Nano-this and nano-that. These days it seems you need the prefix "nano" for products or applications if you want to be either very trendy or incredibly scary. This "nanotrend" has assumed "mega" proportions: Patent offices around the world are swamped with nanotechnology-related applications; investment advisors compile nanotechnology stock indices and predict a coming boom in nanotechnology stocks with misleading estimates floating around of a trillion-dollar industry within 10 years; pundits promise a new world with radically different medical procedures, manufacturing technologies and solutions to environmental problems; nano conferences and trade shows are thriving all over the world; scientific journals are awash in articles dealing with nanoscience discoveries and nano- technology breakthroughs. Nanotechnology has been plagued by a lot of hype, but cynicism and criticism have not been far behind. Science fiction writers exploit fears of nanorobots turning into killers; the media can run amok when news about potential health problems with nanoproducts surface (as happened last year with a product recall for a bathroom cleaner in Germany). Some see doomsday scenarios of molecular self-assembly turning the world into "grey goo." The emerging polarization of opinions on nanotechnology is reminiscent of controversies about genetically modified plants or nuclear energy. Vague promises of a better life are met by equally vague, generalized fears about a worse future. These debates have some aspects in common: the subject is complex and not easy to explain; there is no consensus on risks and benefits; scientists and corporations seem able to proceed unchecked, and it is unclear who is in control.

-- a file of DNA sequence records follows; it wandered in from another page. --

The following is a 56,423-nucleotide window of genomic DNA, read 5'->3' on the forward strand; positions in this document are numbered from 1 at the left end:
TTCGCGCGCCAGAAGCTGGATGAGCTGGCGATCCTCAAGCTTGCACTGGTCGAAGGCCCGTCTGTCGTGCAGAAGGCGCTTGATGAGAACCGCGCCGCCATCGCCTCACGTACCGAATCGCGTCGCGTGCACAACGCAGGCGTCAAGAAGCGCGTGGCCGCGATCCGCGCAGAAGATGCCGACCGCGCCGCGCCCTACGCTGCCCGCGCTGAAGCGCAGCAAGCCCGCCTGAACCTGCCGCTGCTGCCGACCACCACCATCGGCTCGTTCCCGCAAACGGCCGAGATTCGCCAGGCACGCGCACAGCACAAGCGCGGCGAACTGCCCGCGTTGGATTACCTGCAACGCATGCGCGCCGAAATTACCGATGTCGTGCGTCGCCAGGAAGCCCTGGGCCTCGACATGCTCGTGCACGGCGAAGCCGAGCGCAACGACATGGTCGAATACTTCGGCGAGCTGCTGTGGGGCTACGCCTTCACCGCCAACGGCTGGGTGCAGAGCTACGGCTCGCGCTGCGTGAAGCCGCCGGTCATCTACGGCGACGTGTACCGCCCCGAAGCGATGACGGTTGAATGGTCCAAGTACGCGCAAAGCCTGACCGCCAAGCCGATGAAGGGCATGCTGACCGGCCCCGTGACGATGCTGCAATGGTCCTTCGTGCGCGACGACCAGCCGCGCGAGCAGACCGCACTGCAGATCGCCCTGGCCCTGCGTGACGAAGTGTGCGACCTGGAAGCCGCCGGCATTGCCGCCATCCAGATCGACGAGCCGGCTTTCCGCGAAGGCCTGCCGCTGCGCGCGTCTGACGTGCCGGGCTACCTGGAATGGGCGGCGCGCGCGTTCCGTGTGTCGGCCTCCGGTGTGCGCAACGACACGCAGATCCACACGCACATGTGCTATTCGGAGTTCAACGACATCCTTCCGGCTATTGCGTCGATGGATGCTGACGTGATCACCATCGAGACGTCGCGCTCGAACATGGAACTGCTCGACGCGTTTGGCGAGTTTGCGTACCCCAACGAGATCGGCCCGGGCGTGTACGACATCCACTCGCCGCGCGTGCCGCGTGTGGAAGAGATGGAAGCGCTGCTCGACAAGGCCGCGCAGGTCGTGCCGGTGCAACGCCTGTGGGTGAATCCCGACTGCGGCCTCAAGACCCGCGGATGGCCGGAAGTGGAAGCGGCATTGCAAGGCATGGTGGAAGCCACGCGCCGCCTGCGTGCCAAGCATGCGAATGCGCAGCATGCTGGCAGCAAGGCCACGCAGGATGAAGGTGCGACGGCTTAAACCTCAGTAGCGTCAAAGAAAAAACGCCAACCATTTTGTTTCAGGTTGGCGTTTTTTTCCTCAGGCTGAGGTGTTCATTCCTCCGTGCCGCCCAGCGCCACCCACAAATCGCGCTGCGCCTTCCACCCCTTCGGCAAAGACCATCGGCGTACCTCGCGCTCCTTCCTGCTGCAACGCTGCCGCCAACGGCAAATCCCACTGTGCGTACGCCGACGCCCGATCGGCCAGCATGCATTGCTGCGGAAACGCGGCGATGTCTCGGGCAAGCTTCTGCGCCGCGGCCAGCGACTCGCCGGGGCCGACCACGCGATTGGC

Research into the subject of radiation damage in graphite began in the early 1940s as a part of the development of nuclear weapons and nuclear power. Some designs of nuclear power reactors, such as the Chernobyl reactors, use graphite as moderator (the material which slows down the neutrons released from fission so that they cause more fission). The damage to the graphite moderators caused by radiation has been one of the major concerns of the nuclear power industry and radiation defects, i.e. structural irregularities, in graphite produced upon irradiation, their structure, properties and formation mechanisms, have been subject of intense research. Several years ago, defects in carbon materials became a hot topic again but now in the context of carbon layered nanostructures, such as multiwalled and bundled carbon nanotubes, which closely resemble graphite in their structure. The formation of irradiation-induced defects in graphite like layered carbon nanostructures, multiwalled and bundled carbon nanotubes, nanoonions, etc. changes their mechanical and electronic properties and may even trigger dramatic structural changes. While the terms "radiation damage" and "defect" are perceived negatively by people, the nanoengineering research community is trying to make use of defect structures for the deliberate modification of carbon nanomaterials, which can eventually be used in the manufacturing of nanoelectromechanical systems (NEMS). This process is sometimes called "defect-assisted engineering."